Can’t understand why your car insurance went up? That may change

Insurance Commissioner Mike Kreidler wants to require insurers provide a clear explanation for premium increases.

Washington Insurance Commissioner Mike Kreidler. (<a href="" target="_blank">Wikimedia</a><a href="" target="_blank"> Commons)</a>

Washington Insurance Commissioner Mike Kreidler. (Wikimedia Commons)

OLYMPIA — Washington Insurance Commissioner Mike Kreidler says insurers owe customers a clear explanation for any hike in their auto and home insurance premiums.

On Tuesday, he set out to require it.

Kreidler proposed a new regulation requiring greater transparency of specific factors driving up the cost of a premium.

Specifically, it says insurers must “provide sufficient information, in terms that are understandable to an average policyholder, which enable the policyholder to figure out the basic nature of any premium increase.”

Kreidler said in a statement it is “pretty basic information you should expect from your insurance company, but we hear from hundreds of consumers every year who cannot get a straight answer on why they’re being charged more.”

Under the proposed rule, starting June 1, 2024, if a premium increase occurs when a policy is renewed, companies must provide policyholders “reasonable explanations” upon receiving a written request from the customer.

After June 1, 2027, insurers must automatically disclose the reasons in writing when a premium increase is 10% or greater. For smaller increases, a policyholder can submit a written request and the insurer must provide a rationale.

The rule would apply to all property and casualty insurers in the state that sell private passenger auto and homeowner coverage, including coverage for manufactured homes, condominiums and renters. Insurers of health, disability, life, and long-term care would be exempt.

Kreidler launched this rule-making effort in February 2022.

The initial filing states the lack of transparency “prevents the insurance consumer from making informed decisions on their insurance policies, renewals, coverages, and pricing. Allowing insurers to make rate changes or to take adverse actions against consumers who are at a significant disadvantage in these dealings, where there is also lack of full disclosure, complete transparency, and fairness, results in unfair and deceptive trade practices.”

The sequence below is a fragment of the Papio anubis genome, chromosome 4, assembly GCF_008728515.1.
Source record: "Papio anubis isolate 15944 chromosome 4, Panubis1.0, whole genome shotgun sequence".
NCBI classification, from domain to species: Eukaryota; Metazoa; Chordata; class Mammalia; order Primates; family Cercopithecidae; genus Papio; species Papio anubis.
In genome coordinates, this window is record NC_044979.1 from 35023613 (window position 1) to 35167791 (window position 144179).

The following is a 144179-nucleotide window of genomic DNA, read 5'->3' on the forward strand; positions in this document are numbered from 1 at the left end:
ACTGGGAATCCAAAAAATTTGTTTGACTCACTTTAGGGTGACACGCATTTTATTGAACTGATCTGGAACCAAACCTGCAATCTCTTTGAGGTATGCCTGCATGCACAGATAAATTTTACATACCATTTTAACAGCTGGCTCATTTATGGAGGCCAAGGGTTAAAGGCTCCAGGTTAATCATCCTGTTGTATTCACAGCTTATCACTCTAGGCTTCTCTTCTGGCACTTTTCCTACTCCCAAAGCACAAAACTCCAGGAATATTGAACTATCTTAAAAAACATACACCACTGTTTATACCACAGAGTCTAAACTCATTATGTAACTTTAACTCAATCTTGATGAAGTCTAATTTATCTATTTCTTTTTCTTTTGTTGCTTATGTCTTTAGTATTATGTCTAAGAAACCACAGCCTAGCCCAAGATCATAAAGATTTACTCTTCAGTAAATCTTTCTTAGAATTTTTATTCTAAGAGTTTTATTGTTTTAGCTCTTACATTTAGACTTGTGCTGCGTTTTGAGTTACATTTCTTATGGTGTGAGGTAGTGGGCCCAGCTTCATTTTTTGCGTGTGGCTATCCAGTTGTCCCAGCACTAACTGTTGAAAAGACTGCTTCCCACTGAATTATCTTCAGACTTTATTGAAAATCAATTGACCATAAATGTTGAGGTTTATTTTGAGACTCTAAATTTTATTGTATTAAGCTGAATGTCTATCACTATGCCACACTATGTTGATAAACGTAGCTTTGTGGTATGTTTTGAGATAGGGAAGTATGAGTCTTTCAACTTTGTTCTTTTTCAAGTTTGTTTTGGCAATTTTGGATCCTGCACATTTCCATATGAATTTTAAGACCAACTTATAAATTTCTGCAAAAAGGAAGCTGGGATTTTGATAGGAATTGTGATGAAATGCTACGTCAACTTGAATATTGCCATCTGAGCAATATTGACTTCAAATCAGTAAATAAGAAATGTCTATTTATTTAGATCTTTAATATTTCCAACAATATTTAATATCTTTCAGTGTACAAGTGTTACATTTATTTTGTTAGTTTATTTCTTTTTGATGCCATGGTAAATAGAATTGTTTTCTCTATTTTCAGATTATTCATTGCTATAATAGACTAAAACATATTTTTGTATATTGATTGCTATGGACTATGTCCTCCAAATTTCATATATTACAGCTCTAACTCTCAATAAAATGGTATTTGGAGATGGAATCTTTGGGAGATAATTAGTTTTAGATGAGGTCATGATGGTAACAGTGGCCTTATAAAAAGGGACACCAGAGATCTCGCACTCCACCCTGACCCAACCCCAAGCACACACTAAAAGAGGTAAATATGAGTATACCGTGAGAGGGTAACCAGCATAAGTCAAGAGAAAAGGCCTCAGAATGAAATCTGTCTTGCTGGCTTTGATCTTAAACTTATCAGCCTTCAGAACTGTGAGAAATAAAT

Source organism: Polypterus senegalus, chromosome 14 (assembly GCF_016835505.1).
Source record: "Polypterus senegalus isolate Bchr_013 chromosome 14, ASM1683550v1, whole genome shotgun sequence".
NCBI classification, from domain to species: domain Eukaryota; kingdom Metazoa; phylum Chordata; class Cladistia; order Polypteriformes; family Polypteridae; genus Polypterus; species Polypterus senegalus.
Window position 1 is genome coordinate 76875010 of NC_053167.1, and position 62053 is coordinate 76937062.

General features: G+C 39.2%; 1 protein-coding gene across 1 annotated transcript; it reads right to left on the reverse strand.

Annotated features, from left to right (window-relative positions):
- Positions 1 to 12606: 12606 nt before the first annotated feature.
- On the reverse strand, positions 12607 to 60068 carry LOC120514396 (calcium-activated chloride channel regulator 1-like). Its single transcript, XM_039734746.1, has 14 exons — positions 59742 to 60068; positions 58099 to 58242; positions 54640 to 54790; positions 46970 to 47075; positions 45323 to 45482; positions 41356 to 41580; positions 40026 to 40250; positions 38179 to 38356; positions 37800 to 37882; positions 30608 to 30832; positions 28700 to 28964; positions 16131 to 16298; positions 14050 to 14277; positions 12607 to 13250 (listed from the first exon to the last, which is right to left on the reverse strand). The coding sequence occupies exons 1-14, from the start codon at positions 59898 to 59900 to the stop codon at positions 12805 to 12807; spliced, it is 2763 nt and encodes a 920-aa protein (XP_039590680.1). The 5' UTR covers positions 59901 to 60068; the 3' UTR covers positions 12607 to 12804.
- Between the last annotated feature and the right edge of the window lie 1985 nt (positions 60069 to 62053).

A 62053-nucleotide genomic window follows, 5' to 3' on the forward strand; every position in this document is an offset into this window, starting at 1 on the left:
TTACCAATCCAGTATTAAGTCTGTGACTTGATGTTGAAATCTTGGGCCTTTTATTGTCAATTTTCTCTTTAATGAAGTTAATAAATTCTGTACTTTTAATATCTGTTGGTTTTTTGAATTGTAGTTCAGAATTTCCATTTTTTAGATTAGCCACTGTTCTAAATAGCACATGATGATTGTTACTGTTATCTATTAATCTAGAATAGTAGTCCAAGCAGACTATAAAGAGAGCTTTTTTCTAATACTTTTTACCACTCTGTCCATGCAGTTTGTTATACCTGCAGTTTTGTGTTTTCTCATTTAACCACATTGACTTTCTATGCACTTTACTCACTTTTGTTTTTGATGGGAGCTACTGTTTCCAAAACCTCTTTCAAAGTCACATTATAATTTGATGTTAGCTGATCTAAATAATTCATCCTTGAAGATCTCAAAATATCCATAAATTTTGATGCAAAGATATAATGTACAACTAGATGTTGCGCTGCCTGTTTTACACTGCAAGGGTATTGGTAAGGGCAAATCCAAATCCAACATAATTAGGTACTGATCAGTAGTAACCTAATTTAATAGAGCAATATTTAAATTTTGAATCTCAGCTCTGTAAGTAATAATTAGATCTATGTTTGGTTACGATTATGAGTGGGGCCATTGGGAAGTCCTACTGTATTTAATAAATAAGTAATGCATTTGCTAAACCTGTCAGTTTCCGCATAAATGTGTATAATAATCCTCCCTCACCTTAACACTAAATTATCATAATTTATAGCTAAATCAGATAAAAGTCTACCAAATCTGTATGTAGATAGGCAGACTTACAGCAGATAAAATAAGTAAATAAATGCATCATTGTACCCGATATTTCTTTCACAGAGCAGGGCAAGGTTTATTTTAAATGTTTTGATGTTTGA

Commission staff conducted five meetings with interested parties on the proposal, the most recent occurred last month.

Several factors are used to calculate an auto or homeowner insurance rating. These include a driving record, miles driven, number of drivers, claims history, discounts, fees and surcharges, the driver’s age, credit history, education, gender, marital status, occupation, property age, and value.

Commission staff learned some insurers’ rating formulas have become so complex, they couldn’t readily specify the reasons behind someone’s premium change. Some insurers’ computer systems are unable to generate a clear answer, staff noted.

Insurers said they want to ensure customers understand what’s going on, but the proposed mandate could make the process more complicated, they argued.

“Our concern from the outset with the premium change transparency rule is that it would end up requiring policyholders to wade through massive explanatory documents filled with equations and formulas better suited to insurance actuaries and regulators – rendering the information useless to consumers, at the potential cost of hundreds of millions of dollars to insurers,” said Kenton Brine, president of NW Insurance Council, a nonprofit that disseminates information on the property and casualty insurance industry.

Mark Sektnan, vice president for state government relations for the American Property Casualty Insurance Association, said in a statement that the rule has “the real potential to delay the approval of rate filings, which will delay the availability of insurance products.”

The association, he said, prefers a national approach as it is very difficult for national carriers to comply with complex disclosure requirements now under discussion in different states.

Erin Collins, a senior vice president of the National Association of Mutual Insurance Companies, said in a statement that the regulation could create an “insurance cost-driver” without “creating any meaningful benefit to the consumer.”

“Regulation for regulation’s sake is not consumer protection,” Collins said.

A public hearing is set for 9 a.m. April 25. Participation is available via Zoom and in-person at the commission office, 5000 Capitol Blvd. SE, Tumwater.

Jerry Cornfield: 360-352-8623;; Twitter: @dospueblos.

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